School of Law

Welfare Rights Project celebrated with two notable awards

8 May 2017 | Rebekah Bradley

Welfare Rights Project celebrated with two notable awards

The impact the School of Law’s Welfare Rights Project has had on the local community has been recognised through two exciting awards.

The first award came at a ceremony at the Palace of Westminster in April, where a judging panel of the national pro bono charity, LawWorks, named the project as the Best New Student Pro Bono Project. During the ceremony the project was described as having achieved a great deal from a ‘standing start.' Following training by Leeds City Council’s Welfare Rights Unit, students saw their first Personal Independent Payment (PIP) clients in October 2016, and as of May 2017 it is projected they will have helped those clients to secure nearly £170,000 worth of benefits. PIP applicants are not entitled to legal assistance with the completion of the form, but many require support with doing so: the form is extremely long and can be complicated to complete independently, particularly for those clients living with particular conditions, or for whom English is not their first language. Assistance with completing the form is therefore of great importance to many clients, and the student volunteers have been able to help a large number of clients in one of the most economically deprived areas of Leeds to do so.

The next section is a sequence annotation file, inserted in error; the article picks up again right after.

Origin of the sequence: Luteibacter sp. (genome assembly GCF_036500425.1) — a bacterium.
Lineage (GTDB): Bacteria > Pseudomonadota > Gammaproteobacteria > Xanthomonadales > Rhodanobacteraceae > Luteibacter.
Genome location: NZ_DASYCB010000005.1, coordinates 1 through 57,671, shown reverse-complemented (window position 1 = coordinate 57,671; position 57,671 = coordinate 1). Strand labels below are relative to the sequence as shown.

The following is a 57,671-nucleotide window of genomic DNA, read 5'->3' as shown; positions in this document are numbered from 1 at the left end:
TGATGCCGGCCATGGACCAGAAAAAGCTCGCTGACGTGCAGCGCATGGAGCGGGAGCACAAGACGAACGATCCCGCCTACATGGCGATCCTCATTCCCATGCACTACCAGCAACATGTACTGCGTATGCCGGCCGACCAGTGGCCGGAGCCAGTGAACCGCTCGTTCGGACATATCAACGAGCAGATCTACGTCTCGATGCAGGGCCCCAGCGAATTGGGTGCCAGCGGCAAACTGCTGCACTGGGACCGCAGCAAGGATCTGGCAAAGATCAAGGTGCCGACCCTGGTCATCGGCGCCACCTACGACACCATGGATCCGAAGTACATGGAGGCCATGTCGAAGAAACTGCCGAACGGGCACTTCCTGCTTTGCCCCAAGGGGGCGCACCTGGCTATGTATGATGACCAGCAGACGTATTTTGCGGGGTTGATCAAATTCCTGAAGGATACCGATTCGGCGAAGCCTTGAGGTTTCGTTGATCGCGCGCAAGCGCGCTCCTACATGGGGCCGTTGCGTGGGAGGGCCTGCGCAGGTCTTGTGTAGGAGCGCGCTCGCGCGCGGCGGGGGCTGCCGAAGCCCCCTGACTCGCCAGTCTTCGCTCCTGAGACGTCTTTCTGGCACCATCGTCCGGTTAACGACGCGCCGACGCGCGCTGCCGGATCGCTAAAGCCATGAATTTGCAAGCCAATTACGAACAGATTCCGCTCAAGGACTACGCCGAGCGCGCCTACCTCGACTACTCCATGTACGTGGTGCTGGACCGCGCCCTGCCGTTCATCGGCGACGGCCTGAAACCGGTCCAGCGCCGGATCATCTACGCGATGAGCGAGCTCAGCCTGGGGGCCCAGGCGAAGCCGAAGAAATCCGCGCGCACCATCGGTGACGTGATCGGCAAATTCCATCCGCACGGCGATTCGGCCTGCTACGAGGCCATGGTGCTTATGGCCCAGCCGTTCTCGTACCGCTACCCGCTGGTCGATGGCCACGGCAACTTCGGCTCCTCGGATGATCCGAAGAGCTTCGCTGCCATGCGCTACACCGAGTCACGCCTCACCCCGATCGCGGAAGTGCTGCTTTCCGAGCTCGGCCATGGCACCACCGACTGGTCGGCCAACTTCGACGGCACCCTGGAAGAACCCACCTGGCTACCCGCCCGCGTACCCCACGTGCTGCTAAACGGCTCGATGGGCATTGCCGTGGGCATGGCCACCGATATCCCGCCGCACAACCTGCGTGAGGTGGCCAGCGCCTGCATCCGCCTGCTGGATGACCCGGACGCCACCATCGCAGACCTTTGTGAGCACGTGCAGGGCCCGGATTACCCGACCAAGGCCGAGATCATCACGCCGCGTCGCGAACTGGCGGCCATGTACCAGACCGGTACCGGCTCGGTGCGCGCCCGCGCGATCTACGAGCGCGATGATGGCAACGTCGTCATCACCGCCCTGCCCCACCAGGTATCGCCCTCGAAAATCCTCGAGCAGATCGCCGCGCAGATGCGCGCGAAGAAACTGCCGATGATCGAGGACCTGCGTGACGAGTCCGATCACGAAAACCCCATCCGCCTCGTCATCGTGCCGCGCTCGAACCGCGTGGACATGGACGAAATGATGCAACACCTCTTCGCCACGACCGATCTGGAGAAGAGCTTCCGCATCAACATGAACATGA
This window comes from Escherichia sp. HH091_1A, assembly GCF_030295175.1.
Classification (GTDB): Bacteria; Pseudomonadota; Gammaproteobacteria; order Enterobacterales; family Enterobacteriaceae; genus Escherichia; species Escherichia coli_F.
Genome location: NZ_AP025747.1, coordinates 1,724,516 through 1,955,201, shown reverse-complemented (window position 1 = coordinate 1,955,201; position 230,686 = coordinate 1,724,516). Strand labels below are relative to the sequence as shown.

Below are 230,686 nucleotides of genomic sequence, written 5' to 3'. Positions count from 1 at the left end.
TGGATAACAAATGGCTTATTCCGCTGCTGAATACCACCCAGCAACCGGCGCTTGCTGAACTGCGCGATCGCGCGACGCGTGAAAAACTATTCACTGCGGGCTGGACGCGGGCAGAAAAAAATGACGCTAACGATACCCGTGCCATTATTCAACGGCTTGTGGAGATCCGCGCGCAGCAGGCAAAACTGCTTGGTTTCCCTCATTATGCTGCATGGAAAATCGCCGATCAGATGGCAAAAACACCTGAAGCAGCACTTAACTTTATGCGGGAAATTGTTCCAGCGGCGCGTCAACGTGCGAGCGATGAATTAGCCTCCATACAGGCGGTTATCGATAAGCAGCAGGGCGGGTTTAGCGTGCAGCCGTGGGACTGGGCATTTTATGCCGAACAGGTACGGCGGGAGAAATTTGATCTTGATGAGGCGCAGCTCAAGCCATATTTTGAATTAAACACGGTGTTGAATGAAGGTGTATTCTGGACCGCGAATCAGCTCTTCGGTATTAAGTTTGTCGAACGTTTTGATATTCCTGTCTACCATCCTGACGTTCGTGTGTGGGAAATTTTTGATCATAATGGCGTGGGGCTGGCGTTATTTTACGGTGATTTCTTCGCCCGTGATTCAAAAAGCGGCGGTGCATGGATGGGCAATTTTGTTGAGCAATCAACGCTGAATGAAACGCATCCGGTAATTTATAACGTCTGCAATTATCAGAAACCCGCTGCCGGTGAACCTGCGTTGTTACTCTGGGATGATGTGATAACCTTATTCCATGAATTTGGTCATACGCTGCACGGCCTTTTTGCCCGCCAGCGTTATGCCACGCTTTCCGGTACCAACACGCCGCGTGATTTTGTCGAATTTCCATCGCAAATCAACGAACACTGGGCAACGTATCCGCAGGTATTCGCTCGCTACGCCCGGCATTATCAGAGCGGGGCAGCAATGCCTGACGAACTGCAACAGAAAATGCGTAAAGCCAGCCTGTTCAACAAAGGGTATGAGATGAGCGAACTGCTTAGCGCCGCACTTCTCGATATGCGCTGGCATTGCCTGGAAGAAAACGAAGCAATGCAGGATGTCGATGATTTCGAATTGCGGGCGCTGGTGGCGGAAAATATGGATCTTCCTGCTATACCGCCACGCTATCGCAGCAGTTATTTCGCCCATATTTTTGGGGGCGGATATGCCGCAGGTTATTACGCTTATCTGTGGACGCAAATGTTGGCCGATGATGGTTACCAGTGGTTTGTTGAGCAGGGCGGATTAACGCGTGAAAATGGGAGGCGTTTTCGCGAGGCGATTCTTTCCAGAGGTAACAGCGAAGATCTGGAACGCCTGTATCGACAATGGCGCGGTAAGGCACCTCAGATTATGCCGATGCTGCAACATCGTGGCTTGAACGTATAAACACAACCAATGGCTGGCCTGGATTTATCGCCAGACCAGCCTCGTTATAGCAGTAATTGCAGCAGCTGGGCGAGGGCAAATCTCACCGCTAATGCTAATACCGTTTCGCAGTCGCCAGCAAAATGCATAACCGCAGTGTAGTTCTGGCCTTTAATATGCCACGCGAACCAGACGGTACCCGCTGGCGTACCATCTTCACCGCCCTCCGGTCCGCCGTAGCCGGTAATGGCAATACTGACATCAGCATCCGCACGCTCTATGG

Just over a week later, the Project received the Leeds for Life Citizenship (Community) Award, which recognizes projects which have made a positive difference to a community locally, nationally or internationally. Director of Clinics at the School of Law, Lydia Bleasdale, commented that "the students have had a very positive impact upon their local community through this project, helping clients to secure funds to which they are entitled. The work of the students has been closely monitored by Leeds City Council and we are delighted to report that the quality of work they have done, and the outcomes for clients, is as would be expected of experienced members of their team. The students have worked extremely hard to uphold high standards of client care, and to get the right outcomes for their clients, and as a School we are extremely proud of them. That they have done so is in no small part thanks to the excellent training and supervision they have been given by the Council, as well as the supervision provided by our Clinics co-ordinator, Sarah Humphreys."

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